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Posts tagged with "iphone 5"

iPhone 5 Camera Tests and iPhone 4S Comparison

iPhone 5 Camera Tests and iPhone 4S Comparison

As usual with new iPhone releases, Apple has created a webpage showing “actual photos taken with the iPhone 5”. It is available here, and it features a gallery of six photos with an option to view them in full-size (the iPhone 5’s camera shoots photos at at 3264×2248 pixels).

Curiously enough, Dpreview’s Scott Everett recently took a photo of Big Sur in California (the location pictured above) with an angle very similar to Apple’s one for the iPhone 5 (also embedded above). Because of this, Dpreview was able to closely compare the picture quality of the devices with the same subject. While the camera may appear to be the same, there are some notable differences.

Looking at the EXIF data of the images confirms Apple’s assertion that this is a new sensor, despite the pixel count remaining the same. Close examination shows the iPhone 5 is using a 4.1mm lens to give a 33mm equivalent field of view, rather than the 4S’s 4.3mm lens, which gave a 35mm equivalent view. This means the new sensor is a tiny fraction larger. The iPhone 5 has also selected ISO 50, 1/3EV below the 4S’s minimum sensitivity of ISO 64.

Last year, a Sony camera was found in the iPhone 4S’ teardown. Check out the 4S/5 comparison shots at Dpreview, and more iPhone 5 photos over at Apple’s website.


Developers, Apps, And The iPhone’s Taller Screen

Developers, Apps, And The iPhone’s Taller Screen

Matthew Panzarino of The Next Web reached out to some iOS developers asking about the technical changes involved with a taller screen on the iPhone. As it turns out, adopting existing applications to the iPhone 5 will depend on how a developer chose to put his software together.

Some apps, ones that use a ‘table view’ element, will likely be able to simply “stretch the middle”, letting the table spread out to the top and bottom of the screen. But even those types of apps will need some tweaking before they’re completely fit to ship on the new iPhone. Apps that use custom graphics all around, like those with bespoke interfaces or many 2D games, will need a full revamp.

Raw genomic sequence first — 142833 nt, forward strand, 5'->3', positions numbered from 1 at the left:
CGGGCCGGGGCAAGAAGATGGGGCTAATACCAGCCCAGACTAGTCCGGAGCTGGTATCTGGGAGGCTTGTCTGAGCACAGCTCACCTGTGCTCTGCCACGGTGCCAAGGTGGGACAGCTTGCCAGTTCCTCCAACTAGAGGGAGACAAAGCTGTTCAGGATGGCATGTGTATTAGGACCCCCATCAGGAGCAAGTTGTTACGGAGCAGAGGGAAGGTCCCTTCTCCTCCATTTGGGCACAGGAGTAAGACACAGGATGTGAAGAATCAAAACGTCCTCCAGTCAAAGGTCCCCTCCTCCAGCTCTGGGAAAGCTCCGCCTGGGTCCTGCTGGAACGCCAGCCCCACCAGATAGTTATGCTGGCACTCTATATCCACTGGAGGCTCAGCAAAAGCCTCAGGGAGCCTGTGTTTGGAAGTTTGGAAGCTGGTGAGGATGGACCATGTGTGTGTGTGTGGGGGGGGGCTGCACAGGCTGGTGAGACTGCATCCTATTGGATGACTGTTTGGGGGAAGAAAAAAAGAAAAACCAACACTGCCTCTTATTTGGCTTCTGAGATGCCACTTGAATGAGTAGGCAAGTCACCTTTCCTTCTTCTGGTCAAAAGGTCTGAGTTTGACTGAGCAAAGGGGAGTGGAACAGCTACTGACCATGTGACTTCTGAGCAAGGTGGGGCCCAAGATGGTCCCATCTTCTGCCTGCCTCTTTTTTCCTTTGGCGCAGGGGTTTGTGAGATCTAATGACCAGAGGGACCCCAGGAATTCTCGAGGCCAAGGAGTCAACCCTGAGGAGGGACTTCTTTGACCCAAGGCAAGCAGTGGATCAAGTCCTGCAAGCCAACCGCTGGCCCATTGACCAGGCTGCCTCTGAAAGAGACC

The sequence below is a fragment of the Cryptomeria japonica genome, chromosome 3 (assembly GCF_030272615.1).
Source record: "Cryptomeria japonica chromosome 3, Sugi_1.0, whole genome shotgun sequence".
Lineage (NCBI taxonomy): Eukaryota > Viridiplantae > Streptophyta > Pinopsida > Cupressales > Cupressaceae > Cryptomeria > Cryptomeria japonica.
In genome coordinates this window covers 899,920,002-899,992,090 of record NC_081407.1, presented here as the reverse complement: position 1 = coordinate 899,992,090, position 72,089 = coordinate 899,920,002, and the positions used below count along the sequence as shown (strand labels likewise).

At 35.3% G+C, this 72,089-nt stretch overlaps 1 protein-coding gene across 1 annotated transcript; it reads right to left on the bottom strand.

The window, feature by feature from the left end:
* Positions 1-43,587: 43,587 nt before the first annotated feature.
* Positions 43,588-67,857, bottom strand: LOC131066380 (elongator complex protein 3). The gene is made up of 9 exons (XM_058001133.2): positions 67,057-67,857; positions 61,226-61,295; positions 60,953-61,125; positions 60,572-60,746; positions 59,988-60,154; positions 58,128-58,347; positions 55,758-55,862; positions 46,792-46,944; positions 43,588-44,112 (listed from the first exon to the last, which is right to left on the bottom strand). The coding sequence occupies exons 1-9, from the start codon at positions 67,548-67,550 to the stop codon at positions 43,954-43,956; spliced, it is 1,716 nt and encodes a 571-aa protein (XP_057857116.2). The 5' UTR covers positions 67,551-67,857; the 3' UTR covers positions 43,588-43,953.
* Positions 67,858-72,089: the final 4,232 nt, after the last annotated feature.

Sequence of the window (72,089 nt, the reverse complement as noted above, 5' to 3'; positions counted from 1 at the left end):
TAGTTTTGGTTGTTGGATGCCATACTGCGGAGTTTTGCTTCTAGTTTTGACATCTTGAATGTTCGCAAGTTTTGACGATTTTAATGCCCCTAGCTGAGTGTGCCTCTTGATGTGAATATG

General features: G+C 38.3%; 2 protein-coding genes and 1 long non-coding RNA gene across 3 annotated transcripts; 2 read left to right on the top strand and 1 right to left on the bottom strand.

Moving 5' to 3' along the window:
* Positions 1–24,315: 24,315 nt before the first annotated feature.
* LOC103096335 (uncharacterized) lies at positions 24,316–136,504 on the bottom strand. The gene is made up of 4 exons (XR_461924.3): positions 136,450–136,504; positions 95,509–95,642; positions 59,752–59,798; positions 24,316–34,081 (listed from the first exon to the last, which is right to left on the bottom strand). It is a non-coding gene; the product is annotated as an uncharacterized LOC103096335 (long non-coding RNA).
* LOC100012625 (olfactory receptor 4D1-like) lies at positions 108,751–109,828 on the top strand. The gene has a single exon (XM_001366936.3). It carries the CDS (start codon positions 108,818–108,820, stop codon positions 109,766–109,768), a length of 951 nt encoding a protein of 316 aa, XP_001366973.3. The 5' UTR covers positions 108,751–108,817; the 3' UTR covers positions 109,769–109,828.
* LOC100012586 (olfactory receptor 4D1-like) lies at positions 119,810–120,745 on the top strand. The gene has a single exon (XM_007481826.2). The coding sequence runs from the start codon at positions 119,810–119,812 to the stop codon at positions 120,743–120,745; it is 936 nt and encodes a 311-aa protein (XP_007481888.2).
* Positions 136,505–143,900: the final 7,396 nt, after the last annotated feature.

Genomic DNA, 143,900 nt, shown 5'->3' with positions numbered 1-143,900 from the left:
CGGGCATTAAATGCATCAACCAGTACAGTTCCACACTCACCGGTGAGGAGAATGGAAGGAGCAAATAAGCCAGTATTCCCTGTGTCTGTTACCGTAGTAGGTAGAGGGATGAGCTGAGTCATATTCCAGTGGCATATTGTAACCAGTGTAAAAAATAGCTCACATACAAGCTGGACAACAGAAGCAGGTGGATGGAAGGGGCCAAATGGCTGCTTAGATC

Apps that use “tables” – e.g. lists coded in the way Apple recommends – will be fairly easy to update. As several developers are already pointing out on Twitter, most apps will simply need a new “default image” that specifically targets the new iPhone’s 4-inch screen. However, other apps that present more custom elements such as 2D and 3D graphics will require more effort, as their entire interfaces will need to be redrawn for the extra pixels of the iPhone 5. It is likely that, for at least a few weeks, these apps will run in the “letterboxed” mode Apple announced today.

It’ll also be interesting to observe whether developers will slowly move away from placing UI elements at the top of the screen. First reports are suggesting the iPhone 5 is perfectly fine for one-handed use, but this could still become an issue for users with smaller hands who won’t be able to reach the area at the top.

Considering how this screen size will likely stay around for many years to come, developers surely have time to figure this out.

Update: Below, a simulation of an app updated for the new iPhone’s screen. The app is Filterstorm, and the screenshots were posted by its developer on Twitter.


The iPhone 5’s Exclusive Feature: A Better Experience

What strikes me as different about the iPhone 5 announcement is that, for the first time in years, it doesn’t bring any new, big exclusive software feature.

The iPhone 4 introduced FaceTime. The iPad 2 had Photo Booth. The iPhone 4S got Siri. In Apple’s recent history, major updates to iOS devices were (almost) always complemented by some exclusive software functionality. Particularly with the iPhone, the company’s biggest source of revenue, Apple has always made sure since the 3GS (which got voice control, among other things) new iPhone models would have both new hardware and software to appeal to customers.

Not so with the iPhone 5.

If we exclude the five rows of icons on the Home screen, the possibility to take still photos while recording video, and face detection for 1080p HD video recording (both briefly mentioned here), the iPhone 5 doesn’t offer anything exclusive, software-wise, over the iPhone 4S.

I haven’t tried the iPhone 5 yet, so I can’t judge the capabilities of the device. But I can attempt to understand the reasoning behind this choice.

For now, Apple has got its software ecosystem pretty much figured out. There’s the Post-PC strategy, the App Store, feature parity between iOS and OS X, and a new iTunes coming out next month. Albeit slowly, Siri is evolving, and it is coming to more devices. iOS 6 will be released next week, and it’ll introduce previously-announced new features like Maps, Passbook, and Facebook integration. From a software standpoint, Apple is now performing the excellent art of iterating – or, this is how Apple rolls. Sometimes it’s more visible; other times things look the same. But they’re always changing.

And I believe this time things are changing with a different focus. The iPhone 4S leveraged Apple’s interplay of hardware and software – mentioned on several occasions during today’s keynote – to introduce one last big new iOS feature with a bang – Siri. If you look at iOS’ releases one by one, like we tech writers do every few months, it seems like they haven’t changed much. But it is only when you look back that you realize the differences were indeed palpable. And the iPhone 4S did have one big difference, software-wise.